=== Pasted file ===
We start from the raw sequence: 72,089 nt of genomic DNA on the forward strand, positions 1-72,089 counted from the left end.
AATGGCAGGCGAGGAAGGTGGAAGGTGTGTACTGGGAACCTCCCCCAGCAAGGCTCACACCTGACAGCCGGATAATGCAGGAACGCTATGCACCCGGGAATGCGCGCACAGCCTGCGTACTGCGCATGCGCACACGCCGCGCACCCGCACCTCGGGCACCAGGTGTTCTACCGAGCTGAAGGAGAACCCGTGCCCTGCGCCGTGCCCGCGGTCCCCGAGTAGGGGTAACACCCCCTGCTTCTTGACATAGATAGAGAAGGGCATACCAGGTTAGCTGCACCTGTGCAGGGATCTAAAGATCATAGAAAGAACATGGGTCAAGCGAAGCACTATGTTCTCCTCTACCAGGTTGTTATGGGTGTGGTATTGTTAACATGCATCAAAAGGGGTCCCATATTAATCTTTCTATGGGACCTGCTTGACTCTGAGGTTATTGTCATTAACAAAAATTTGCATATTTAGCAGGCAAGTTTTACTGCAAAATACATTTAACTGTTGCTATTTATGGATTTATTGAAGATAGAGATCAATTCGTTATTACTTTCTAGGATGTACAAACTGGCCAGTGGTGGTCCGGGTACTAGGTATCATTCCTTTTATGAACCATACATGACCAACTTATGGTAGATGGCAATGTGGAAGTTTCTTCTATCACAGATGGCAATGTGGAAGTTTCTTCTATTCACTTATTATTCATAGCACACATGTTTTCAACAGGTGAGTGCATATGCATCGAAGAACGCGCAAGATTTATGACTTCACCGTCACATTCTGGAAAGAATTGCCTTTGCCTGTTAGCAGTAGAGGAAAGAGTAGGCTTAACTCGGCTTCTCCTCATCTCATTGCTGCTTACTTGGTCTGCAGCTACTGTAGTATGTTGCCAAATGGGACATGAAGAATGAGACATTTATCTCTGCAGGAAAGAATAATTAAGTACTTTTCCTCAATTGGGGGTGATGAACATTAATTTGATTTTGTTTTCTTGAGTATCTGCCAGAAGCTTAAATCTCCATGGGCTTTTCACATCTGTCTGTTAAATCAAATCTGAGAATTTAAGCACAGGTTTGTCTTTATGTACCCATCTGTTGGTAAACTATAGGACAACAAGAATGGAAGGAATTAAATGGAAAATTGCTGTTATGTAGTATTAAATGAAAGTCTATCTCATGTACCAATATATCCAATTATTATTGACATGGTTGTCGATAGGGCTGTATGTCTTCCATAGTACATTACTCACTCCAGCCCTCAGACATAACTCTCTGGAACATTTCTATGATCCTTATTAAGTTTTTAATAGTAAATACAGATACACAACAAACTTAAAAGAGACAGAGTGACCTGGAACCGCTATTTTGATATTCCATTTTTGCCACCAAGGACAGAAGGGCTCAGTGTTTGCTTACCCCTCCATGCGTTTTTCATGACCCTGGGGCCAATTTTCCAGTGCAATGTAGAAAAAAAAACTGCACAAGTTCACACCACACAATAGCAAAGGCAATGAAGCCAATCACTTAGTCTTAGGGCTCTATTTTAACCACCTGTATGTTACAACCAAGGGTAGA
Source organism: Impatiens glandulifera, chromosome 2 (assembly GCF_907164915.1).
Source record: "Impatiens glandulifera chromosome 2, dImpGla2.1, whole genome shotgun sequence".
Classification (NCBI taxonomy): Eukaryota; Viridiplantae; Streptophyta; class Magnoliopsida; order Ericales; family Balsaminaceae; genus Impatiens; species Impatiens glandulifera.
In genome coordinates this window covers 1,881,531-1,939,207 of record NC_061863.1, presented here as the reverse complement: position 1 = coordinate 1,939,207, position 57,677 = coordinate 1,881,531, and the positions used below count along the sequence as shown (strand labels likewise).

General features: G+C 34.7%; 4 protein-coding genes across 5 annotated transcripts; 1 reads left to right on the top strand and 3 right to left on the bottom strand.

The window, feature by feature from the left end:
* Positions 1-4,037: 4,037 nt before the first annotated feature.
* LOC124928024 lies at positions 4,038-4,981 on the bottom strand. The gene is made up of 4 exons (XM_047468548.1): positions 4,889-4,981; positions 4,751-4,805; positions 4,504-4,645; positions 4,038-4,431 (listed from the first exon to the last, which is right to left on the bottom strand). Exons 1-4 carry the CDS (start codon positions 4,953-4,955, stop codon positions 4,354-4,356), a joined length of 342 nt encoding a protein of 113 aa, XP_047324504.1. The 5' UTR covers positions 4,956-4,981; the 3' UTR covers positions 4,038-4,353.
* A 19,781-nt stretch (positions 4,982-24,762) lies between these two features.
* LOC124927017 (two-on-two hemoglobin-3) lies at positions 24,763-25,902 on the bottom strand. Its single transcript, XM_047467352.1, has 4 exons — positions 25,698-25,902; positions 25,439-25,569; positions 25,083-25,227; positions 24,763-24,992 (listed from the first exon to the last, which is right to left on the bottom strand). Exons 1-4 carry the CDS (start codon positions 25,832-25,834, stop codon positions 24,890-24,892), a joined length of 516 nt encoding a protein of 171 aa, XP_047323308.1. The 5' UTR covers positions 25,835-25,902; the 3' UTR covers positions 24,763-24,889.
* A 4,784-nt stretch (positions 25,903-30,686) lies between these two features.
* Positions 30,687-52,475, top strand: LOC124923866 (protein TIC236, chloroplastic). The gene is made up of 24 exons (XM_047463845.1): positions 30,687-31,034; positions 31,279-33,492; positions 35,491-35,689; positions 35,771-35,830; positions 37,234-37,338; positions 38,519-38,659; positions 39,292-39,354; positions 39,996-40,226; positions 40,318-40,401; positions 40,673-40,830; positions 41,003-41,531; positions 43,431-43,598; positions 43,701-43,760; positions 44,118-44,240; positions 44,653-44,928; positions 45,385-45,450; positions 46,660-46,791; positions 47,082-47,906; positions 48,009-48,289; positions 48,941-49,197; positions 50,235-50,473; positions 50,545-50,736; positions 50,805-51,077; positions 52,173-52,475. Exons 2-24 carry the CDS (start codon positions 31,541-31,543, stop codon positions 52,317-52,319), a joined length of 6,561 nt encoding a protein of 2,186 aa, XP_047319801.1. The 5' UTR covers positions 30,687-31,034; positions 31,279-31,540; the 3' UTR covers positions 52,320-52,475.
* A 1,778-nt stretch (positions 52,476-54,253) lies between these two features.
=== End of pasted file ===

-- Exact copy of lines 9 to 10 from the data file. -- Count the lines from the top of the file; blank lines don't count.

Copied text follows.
* Positions 1-4,037: 4,037 nt before the first annotated feature.
* LOC124928024 lies at positions 4,038-4,981 on the bottom strand. The gene is made up of 4 exons (XM_047468548.1): positions 4,889-4,981; positions 4,751-4,805; positions 4,504-4,645; positions 4,038-4,431 (listed from the first exon to the last, which is right to left on the bottom strand). Exons 1-4 carry the CDS (start codon positions 4,953-4,955, stop codon positions 4,354-4,356), a joined length of 342 nt encoding a protein of 113 aa, XP_047324504.1. The 5' UTR covers positions 4,956-4,981; the 3' UTR covers positions 4,038-4,353.